It was something of a surprise that Mike Mussina retired last week. Mussina, famously coming off of the first 20-win season of his career, seemed to have a lot of innings left in his arm. He was one of the ten best starters in the AL last season, and had established a new approach to his craft that could have allowed him to be an effective pitcher with a diminished fastball. ESPN’s Keith Law had him at 29th on his free-agent list, which would seem to have portended an eight-figure salary for two seasons, at least.

Then again, I would refer back to last week’s piece about the intensely personal decisions that people-not players, people-make at times like this. Mussina weighed the money, and his opportunity for personal milestones or a championship, against his desire to continue playing and traveling and forgoing other aspects of his life, and he chose to walk away. It’s a little hard for me to separate my personal feelings about this-Mussina has long been one of my favorite players-from the professional aspects, but I think it’s fair to say that Mussina’s decision means that he walks away from the game, rather than it walking away from him.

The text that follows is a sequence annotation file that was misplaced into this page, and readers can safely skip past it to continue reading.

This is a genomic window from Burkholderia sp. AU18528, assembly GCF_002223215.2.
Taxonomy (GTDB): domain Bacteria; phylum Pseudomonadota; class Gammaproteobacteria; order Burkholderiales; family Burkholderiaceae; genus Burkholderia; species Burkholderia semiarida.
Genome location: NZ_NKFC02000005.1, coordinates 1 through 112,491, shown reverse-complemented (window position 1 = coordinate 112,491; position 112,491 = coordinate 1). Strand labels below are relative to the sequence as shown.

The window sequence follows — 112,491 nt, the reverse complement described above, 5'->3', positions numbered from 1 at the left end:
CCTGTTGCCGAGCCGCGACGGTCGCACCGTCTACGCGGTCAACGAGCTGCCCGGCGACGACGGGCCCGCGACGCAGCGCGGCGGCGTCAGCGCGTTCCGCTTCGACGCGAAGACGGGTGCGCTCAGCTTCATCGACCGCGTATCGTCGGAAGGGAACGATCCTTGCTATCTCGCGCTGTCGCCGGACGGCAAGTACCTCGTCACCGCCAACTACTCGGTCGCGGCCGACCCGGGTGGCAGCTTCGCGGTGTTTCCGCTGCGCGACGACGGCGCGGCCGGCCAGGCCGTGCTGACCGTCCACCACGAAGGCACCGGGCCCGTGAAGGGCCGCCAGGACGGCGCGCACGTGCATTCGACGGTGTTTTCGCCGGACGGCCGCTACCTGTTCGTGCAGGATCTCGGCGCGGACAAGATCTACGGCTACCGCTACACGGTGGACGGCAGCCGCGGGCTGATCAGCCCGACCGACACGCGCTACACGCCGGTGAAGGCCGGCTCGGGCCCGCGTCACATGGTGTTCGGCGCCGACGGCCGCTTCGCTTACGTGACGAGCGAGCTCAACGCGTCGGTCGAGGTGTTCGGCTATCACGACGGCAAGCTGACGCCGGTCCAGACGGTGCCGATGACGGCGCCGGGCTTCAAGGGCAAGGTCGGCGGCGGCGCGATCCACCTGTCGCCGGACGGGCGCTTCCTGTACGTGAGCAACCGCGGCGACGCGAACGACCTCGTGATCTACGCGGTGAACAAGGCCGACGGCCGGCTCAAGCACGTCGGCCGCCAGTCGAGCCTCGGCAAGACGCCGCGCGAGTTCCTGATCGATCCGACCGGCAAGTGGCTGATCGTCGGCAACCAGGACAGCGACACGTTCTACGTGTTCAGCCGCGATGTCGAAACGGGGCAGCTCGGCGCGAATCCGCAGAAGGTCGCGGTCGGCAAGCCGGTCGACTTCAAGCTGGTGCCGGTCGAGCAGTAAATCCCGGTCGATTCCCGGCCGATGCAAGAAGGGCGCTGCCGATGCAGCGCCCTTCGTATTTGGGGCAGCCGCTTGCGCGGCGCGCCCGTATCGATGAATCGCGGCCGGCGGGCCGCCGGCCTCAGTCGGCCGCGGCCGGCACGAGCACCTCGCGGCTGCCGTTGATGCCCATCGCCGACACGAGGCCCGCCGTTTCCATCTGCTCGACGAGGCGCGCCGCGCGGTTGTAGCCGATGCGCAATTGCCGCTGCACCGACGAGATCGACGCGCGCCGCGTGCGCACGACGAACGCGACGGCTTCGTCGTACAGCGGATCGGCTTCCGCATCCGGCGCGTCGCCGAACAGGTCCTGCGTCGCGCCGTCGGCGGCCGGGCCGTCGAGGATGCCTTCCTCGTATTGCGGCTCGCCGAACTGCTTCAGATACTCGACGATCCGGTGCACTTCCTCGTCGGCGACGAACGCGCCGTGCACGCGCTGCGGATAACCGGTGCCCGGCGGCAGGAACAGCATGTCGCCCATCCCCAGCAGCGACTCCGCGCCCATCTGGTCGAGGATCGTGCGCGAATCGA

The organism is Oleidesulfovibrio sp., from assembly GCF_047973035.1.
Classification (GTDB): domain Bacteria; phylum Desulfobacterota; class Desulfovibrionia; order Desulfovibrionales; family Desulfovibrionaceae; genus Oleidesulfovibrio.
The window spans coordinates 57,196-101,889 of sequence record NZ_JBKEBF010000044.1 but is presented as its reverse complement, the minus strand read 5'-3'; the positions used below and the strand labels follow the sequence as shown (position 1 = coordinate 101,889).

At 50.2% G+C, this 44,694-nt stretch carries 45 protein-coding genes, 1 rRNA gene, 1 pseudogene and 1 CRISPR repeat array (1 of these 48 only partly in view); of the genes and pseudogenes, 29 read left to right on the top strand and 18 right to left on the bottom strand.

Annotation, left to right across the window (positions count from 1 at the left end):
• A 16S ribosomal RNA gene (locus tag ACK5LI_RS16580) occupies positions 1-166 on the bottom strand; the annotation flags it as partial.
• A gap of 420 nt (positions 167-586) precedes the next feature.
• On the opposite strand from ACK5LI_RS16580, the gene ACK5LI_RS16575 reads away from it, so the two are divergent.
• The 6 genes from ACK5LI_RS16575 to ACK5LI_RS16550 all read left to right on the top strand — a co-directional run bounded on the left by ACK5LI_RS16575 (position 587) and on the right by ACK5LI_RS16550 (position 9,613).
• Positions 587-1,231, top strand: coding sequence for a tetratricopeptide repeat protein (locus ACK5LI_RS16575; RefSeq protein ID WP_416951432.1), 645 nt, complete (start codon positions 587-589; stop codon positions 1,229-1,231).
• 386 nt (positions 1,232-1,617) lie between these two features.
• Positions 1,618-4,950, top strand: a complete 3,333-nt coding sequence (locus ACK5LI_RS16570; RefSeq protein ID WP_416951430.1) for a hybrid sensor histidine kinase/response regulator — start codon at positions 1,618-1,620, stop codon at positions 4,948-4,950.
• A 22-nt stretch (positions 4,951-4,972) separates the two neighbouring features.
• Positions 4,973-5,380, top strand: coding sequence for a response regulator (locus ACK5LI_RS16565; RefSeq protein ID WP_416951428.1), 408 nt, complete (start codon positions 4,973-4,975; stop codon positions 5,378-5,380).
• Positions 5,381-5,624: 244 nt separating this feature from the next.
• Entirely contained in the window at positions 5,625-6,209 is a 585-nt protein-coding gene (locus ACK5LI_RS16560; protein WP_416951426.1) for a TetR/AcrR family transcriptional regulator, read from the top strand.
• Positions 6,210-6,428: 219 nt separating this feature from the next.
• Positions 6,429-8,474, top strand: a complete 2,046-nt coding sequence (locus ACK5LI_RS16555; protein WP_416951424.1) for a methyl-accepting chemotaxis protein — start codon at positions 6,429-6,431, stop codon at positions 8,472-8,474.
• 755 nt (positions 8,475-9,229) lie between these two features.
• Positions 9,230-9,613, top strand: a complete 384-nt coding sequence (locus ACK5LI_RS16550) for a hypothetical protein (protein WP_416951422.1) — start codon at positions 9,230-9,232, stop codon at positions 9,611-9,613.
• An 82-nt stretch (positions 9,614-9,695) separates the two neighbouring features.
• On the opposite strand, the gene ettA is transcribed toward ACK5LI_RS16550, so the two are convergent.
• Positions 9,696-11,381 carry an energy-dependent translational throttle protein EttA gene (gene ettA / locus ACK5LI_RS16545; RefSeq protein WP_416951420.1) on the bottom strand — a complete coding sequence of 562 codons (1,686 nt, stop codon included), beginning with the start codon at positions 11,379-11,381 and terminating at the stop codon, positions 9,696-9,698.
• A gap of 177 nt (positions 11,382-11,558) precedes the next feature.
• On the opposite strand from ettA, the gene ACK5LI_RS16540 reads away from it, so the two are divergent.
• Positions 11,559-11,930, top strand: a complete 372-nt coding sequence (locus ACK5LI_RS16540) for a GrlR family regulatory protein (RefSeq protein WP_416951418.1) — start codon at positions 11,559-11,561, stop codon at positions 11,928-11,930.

Now, it comes time to evaluate that career. Mussina should be a Hall of Famer-he’s been that good for that long, and the biggest thing working against him is that his career happened to overlap that of some of the greatest pitchers in baseball history. Just judged on his merits and the established standards of the room, Mussina belongs in the Hall. He had career value, a Hall of Fame peak, solid secondary markers such as Gold Glove Awards and post-season performance, so he loses nothing in any of those areas.

The whole “20 wins” thing was always a ridiculous concept, and the focus on his attempt to win 20 in 2008 was misplaced. Pitcher wins are a terrible evaluative tool, and in an era in which starting pitchers get fewer starts and fewer decisions than at any time in baseball history, Mussina’s career isn’t just something to admire, it’s something to teach off of: Hall of Fame pitchers from the 1980s onward are simply not going to have the win totals of their predecessors, and you have to evaluate them in other ways. Using 20-win seasons, or 300-win careers, as any kind of standard will lead you to the wrong answers.

Mike Mussina is a Hall of Fame pitcher, and he was before he took the mound on the last day of 2008, and for that matter, before he took the mound for his first start of the season. Mussina has performed the actual job of a starting pitcher-preventing the other team from scoring-better than many Hall of Famers ever did. That the accounting didn’t add up in his favor is irrelevant.

Just to illustrate the point about how good Mussina has been, let’s compare him to one of the top starting pitchers currently on the ballot, and a controversial choice himself, Jack Morris.

Hurler    W   L    Pct.  ERA   ERA+    IP      K   PRAA   PRAR
Mussina  270 153  .638  3.68   123  3,562.2  2813   312   1302